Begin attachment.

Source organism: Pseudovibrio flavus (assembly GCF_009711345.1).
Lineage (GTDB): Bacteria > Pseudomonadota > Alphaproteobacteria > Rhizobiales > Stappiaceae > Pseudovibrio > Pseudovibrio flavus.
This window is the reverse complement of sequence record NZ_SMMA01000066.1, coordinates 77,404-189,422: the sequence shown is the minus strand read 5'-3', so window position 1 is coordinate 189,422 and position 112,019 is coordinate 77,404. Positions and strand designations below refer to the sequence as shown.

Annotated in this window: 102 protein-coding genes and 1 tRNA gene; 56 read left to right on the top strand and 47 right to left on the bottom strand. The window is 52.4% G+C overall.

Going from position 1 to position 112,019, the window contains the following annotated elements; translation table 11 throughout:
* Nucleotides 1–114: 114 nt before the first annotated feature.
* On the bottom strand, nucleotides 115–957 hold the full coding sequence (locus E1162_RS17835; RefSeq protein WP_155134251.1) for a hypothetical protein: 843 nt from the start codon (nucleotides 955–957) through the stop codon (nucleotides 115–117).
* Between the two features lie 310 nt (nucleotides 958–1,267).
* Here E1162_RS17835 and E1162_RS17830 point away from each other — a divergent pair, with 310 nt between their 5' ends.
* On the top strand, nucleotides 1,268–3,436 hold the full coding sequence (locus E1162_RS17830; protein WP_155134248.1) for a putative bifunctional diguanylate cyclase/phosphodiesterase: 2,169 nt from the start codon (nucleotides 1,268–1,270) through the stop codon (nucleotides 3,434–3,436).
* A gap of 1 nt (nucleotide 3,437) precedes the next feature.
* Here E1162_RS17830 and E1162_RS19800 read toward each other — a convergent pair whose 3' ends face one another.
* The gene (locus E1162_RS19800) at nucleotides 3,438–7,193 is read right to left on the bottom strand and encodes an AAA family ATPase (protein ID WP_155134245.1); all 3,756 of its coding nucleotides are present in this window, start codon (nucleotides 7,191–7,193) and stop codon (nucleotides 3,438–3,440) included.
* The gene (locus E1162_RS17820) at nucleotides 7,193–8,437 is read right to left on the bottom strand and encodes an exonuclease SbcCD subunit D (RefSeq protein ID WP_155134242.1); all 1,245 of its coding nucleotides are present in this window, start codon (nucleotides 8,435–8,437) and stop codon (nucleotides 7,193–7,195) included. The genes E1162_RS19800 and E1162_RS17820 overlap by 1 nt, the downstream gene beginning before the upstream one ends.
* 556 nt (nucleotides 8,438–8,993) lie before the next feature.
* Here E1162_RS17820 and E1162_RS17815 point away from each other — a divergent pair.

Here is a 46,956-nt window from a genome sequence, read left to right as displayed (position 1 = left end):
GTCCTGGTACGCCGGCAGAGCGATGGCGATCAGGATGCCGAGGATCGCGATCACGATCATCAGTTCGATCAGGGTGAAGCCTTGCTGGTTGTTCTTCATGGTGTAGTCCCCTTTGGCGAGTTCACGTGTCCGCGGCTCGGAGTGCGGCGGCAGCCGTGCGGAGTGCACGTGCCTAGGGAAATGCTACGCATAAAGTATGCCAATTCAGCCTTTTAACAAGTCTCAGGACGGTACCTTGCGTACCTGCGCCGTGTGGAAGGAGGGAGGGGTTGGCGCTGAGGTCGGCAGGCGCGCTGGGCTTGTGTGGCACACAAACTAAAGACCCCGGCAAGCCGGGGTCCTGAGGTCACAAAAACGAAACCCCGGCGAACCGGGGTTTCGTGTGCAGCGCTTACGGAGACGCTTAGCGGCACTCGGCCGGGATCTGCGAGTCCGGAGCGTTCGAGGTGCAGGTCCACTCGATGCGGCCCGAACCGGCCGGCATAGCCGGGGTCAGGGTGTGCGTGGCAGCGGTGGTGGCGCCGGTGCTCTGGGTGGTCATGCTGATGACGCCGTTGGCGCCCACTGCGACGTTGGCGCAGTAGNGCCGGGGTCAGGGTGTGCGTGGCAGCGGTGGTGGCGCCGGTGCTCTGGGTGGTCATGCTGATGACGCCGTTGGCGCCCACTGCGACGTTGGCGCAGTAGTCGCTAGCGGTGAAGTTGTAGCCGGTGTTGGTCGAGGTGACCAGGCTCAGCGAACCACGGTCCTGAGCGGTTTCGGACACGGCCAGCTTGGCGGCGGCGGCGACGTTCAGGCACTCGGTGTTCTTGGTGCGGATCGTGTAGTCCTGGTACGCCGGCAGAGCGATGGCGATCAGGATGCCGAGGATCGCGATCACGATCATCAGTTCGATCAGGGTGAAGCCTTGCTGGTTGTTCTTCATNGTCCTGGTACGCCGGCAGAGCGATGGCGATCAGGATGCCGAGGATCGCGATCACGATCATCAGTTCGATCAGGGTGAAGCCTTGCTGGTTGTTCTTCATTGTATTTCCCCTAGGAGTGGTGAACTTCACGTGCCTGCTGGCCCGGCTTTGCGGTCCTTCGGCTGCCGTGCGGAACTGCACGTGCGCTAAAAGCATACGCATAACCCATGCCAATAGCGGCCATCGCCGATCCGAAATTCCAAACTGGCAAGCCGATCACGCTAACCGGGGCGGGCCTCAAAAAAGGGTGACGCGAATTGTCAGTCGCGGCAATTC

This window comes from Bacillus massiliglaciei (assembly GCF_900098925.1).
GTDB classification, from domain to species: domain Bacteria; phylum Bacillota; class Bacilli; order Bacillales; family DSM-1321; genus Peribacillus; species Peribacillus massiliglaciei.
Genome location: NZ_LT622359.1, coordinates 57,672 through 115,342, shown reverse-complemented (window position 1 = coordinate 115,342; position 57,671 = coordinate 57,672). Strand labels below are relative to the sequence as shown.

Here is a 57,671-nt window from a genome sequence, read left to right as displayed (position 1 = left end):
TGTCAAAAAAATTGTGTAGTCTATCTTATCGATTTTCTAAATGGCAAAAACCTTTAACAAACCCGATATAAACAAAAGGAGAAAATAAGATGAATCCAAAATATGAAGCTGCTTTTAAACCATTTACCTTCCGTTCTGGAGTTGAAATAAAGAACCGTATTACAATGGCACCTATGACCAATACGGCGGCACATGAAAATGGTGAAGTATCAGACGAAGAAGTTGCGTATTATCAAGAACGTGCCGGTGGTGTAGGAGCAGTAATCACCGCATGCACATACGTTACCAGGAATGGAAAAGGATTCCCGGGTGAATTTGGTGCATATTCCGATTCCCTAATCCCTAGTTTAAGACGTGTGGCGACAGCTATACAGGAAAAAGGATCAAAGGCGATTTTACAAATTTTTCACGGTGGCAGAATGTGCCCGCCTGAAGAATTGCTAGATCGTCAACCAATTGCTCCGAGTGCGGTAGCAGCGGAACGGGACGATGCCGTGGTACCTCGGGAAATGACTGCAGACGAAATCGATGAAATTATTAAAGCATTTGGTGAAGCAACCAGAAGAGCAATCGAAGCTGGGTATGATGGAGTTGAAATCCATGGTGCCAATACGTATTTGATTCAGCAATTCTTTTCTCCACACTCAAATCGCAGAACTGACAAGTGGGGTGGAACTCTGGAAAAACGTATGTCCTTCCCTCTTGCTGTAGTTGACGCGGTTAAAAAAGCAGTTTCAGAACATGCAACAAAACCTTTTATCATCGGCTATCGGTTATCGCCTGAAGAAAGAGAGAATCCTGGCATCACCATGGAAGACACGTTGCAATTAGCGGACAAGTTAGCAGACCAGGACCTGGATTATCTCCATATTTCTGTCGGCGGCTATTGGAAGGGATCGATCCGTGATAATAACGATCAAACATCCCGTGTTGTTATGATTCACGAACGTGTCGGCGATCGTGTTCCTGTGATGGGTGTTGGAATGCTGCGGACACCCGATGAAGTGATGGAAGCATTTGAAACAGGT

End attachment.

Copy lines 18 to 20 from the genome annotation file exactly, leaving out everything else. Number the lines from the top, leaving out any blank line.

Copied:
GTCCTGGTACGCCGGCAGAGCGATGGCGATCAGGATGCCGAGGATCGCGATCACGATCATCAGTTCGATCAGGGTGAAGCCTTGCTGGTTGTTCTTCATGGTGTAGTCCCCTTTGGCGAGTTCACGTGTCCGCGGCTCGGAGTGCGGCGGCAGCCGTGCGGAGTGCACGTGCCTAGGGAAATGCTACGCATAAAGTATGCCAATTCAGCCTTTTAACAAGTCTCAGGACGGTACCTTGCGTACCTGCGCCGTGTGGAAGGAGGGAGGGGTTGGCGCTGAGGTCGGCAGGCGCGCTGGGCTTGTGTGGCACACAAACTAAAGACCCCGGCAAGCCGGGGTCCTGAGGTCACAAAAACGAAACCCCGGCGAACCGGGGTTTCGTGTGCAGCGCTTACGGAGACGCTTAGCGGCACTCGGCCGGGATCTGCGAGTCCGGAGCGTTCGAGGTGCAGGTCCACTCGATGCGGCCCGAACCGGCCGGCATAGCCGGGGTCAGGGTGTGCGTGGCAGCGGTGGTGGCGCCGGTGCTCTGGGTGGTCATGCTGATGACGCCGTTGGCGCCCACTGCGACGTTGGCGCAGTAGNGCCGGGGTCAGGGTGTGCGTGGCAGCGGTGGTGGCGCCGGTGCTCTGGGTGGTCATGCTGATGACGCCGTTGGCGCCCACTGCGACGTTGGCGCAGTAGTCGCTAGCGGTGAAGTTGTAGCCGGTGTTGGTCGAGGTGACCAGGCTCAGCGAACCACGGTCCTGAGCGGTTTCGGACACGGCCAGCTTGGCGGCGGCGGCGACGTTCAGGCACTCGGTGTTCTTGGTGCGGATCGTGTAGTCCTGGTACGCCGGCAGAGCGATGGCGATCAGGATGCCGAGGATCGCGATCACGATCATCAGTTCGATCAGGGTGAAGCCTTGCTGGTTGTTCTTCATNGTCCTGGTACGCCGGCAGAGCGATGGCGATCAGGATGCCGAGGATCGCGATCACGATCATCAGTTCGATCAGGGTGAAGCCTTGCTGGTTGTTCTTCATTGTATTTCCCCTAGGAGTGGTGAACTTCACGTGCCTGCTGGCCCGGCTTTGCGGTCCTTCGGCTGCCGTGCGGAACTGCACGTGCGCTAAAAGCATACGCATAACCCATGCCAATAGCGGCCATCGCCGATCCGAAATTCCAAACTGGCAAGCCGATCACGCTAACCGGGGCGGGCCTCAAAAAAGGGTGACGCGAATTGTCAGTCGCGGCAATTC

This window comes from Bacillus massiliglaciei (assembly GCF_900098925.1).
GTDB classification, from domain to species: domain Bacteria; phylum Bacillota; class Bacilli; order Bacillales; family DSM-1321; genus Peribacillus; species Peribacillus massiliglaciei.